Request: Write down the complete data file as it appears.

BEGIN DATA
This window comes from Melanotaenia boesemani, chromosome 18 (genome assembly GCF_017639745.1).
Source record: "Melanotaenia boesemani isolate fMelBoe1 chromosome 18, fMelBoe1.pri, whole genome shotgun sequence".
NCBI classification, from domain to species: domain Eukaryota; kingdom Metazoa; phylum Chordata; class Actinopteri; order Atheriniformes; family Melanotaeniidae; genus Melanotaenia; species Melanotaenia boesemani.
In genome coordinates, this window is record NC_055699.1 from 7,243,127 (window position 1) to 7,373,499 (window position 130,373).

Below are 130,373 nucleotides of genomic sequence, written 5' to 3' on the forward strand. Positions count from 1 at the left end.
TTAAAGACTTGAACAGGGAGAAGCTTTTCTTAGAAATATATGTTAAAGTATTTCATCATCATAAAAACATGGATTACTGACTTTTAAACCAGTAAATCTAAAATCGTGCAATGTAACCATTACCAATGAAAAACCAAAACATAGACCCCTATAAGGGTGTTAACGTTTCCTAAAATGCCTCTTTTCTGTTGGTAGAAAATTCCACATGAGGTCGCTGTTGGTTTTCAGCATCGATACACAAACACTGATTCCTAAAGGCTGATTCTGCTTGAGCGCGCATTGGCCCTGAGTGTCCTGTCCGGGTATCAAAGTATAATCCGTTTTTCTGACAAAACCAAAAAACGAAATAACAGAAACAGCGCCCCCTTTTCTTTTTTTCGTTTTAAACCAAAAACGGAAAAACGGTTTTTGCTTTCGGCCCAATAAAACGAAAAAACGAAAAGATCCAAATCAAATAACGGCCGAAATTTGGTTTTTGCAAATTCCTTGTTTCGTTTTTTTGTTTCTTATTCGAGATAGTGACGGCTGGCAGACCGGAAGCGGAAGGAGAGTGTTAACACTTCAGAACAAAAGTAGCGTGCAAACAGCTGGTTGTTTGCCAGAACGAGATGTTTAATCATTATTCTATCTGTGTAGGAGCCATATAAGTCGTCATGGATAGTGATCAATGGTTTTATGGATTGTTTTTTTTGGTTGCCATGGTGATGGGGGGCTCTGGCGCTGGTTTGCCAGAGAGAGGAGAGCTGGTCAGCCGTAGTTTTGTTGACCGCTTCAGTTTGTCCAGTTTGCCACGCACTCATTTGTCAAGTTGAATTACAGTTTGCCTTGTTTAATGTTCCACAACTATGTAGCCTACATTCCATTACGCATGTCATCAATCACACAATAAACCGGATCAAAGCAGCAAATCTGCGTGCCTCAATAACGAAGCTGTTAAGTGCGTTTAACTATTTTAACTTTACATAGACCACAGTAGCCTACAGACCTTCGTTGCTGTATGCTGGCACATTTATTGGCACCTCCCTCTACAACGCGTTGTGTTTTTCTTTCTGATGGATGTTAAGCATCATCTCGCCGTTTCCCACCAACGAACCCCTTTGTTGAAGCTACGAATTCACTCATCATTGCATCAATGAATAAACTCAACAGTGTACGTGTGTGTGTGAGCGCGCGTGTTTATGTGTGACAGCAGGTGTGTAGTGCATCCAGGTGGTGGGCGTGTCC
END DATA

This window comes from Melanotaenia boesemani, chromosome 18 (genome assembly GCF_017639745.1).
Source record: "Melanotaenia boesemani isolate fMelBoe1 chromosome 18, fMelBoe1.pri, whole genome shotgun sequence".
NCBI classification, from domain to species: domain Eukaryota; kingdom Metazoa; phylum Chordata; class Actinopteri; order Atheriniformes; family Melanotaeniidae; genus Melanotaenia; species Melanotaenia boesemani.
In genome coordinates, this window is record NC_055699.1 from 7,243,127 (window position 1) to 7,373,499 (window position 130,373).

Below are 130,373 nucleotides of genomic sequence, written 5' to 3' on the forward strand. Positions count from 1 at the left end.
TTAAAGACTTGAACAGGGAGAAGCTTTTCTTAGAAATATATGTTAAAGTATTTCATCATCATAAAAACATGGATTACTGACTTTTAAACCAGTAAATCTAAAATCGTGCAATGTAACCATTACCAATGAAAAACCAAAACATAGACCCCTATAAGGGTGTTAACGTTTCCTAAAATGCCTCTTTTCTGTTGGTAGAAAATTCCACATGAGGTCGCTGTTGGTTTTCAGCATCGATACACAAACACTGATTCCTAAAGGCTGATTCTGCTTGAGCGCGCATTGGCCCTGAGTGTCCTGTCCGGGTATCAAAGTATAATCCGTTTTTCTGACAAAACCAAAAAACGAAATAACAGAAACAGCGCCCCCTTTTCTTTTTTTCGTTTTAAACCAAAAACGGAAAAACGGTTTTTGCTTTCGGCCCAATAAAACGAAAAAACGAAAAGATCCAAATCAAATAACGGCCGAAATTTGGTTTTTGCAAATTCCTTGTTTCGTTTTTTTGTTTCTTATTCGAGATAGTGACGGCTGGCAGACCGGAAGCGGAAGGAGAGTGTTAACACTTCAGAACAAAAGTAGCGTGCAAACAGCTGGTTGTTTGCCAGAACGAGATGTTTAATCATTATTCTATCTGTGTAGGAGCCATATAAGTCGTCATGGATAGTGATCAATGGTTTTATGGATTGTTTTTTTTGGTTGCCATGGTGATGGGGGGCTCTGGCGCTGGTTTGCCAGAGAGAGGAGAGCTGGTCAGCCGTAGTTTTGTTGACCGCTTCAGTTTGTCCAGTTTGCCACGCACTCATTTGTCAAGTTGAATTACAGTTTGCCTTGTTTAATGTTCCACAACTATGTAGCCTACATTCCATTACGCATGTCATCAATCACACAATAAACCGGATCAAAGCAGCAAATCTGCGTGCCTCAATAACGAAGCTGTTAAGTGCGTTTAACTATTTTAACTTTACATAGACCACAGTAGCCTACAGACCTTCGTTGCTGTATGCTGGCACATTTATTGGCACCTCCCTCTACAACGCGTTGTGTTTTTCTTTCTGATGGATGTTAAGCATCATCTCGCCGTTTCCCACCAACGAACCCCTTTGTTGAAGCTACGAATTCACTCATCATTGCATCAATGAATAAACTCAACAGTGTACGTGTGTGTGTGAGCGCGCGTGTTTATGTGTGACAGCAGGTGTGTAGTGCATCCAGGTGGTGGGCGTGTCC